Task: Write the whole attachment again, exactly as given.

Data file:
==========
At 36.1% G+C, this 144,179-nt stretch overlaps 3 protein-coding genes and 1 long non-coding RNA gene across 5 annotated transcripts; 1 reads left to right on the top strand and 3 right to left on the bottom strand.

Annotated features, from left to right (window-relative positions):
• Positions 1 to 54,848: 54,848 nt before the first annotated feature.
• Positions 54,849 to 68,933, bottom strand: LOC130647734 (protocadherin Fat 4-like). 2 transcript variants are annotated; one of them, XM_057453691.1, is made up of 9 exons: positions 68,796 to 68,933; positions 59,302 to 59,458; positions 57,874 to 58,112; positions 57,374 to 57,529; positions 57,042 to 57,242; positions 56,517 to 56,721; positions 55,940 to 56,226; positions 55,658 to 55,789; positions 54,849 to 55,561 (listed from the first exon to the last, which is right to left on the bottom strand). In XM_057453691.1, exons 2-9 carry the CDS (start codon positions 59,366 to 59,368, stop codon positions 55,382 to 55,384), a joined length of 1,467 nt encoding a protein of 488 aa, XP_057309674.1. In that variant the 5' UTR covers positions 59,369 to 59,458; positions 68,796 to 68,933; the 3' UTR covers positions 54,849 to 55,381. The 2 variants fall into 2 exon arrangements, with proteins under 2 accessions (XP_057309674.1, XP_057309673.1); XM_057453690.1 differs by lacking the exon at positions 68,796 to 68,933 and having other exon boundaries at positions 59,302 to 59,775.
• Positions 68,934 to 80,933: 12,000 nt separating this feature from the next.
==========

At 36.1% G+C, this 144,179-nt stretch overlaps 3 protein-coding genes and 1 long non-coding RNA gene across 5 annotated transcripts; 1 reads left to right on the top strand and 3 right to left on the bottom strand.

Annotated features, from left to right (window-relative positions):
• Positions 1 to 54,848: 54,848 nt before the first annotated feature.
• Positions 54,849 to 68,933, bottom strand: LOC130647734 (protocadherin Fat 4-like). 2 transcript variants are annotated; one of them, XM_057453691.1, is made up of 9 exons: positions 68,796 to 68,933; positions 59,302 to 59,458; positions 57,874 to 58,112; positions 57,374 to 57,529; positions 57,042 to 57,242; positions 56,517 to 56,721; positions 55,940 to 56,226; positions 55,658 to 55,789; positions 54,849 to 55,561 (listed from the first exon to the last, which is right to left on the bottom strand). In XM_057453691.1, exons 2-9 carry the CDS (start codon positions 59,366 to 59,368, stop codon positions 55,382 to 55,384), a joined length of 1,467 nt encoding a protein of 488 aa, XP_057309674.1. In that variant the 5' UTR covers positions 59,369 to 59,458; positions 68,796 to 68,933; the 3' UTR covers positions 54,849 to 55,381. The 2 variants fall into 2 exon arrangements, with proteins under 2 accessions (XP_057309674.1, XP_057309673.1); XM_057453690.1 differs by lacking the exon at positions 68,796 to 68,933 and having other exon boundaries at positions 59,302 to 59,775.
• Positions 68,934 to 80,933: 12,000 nt separating this feature from the next.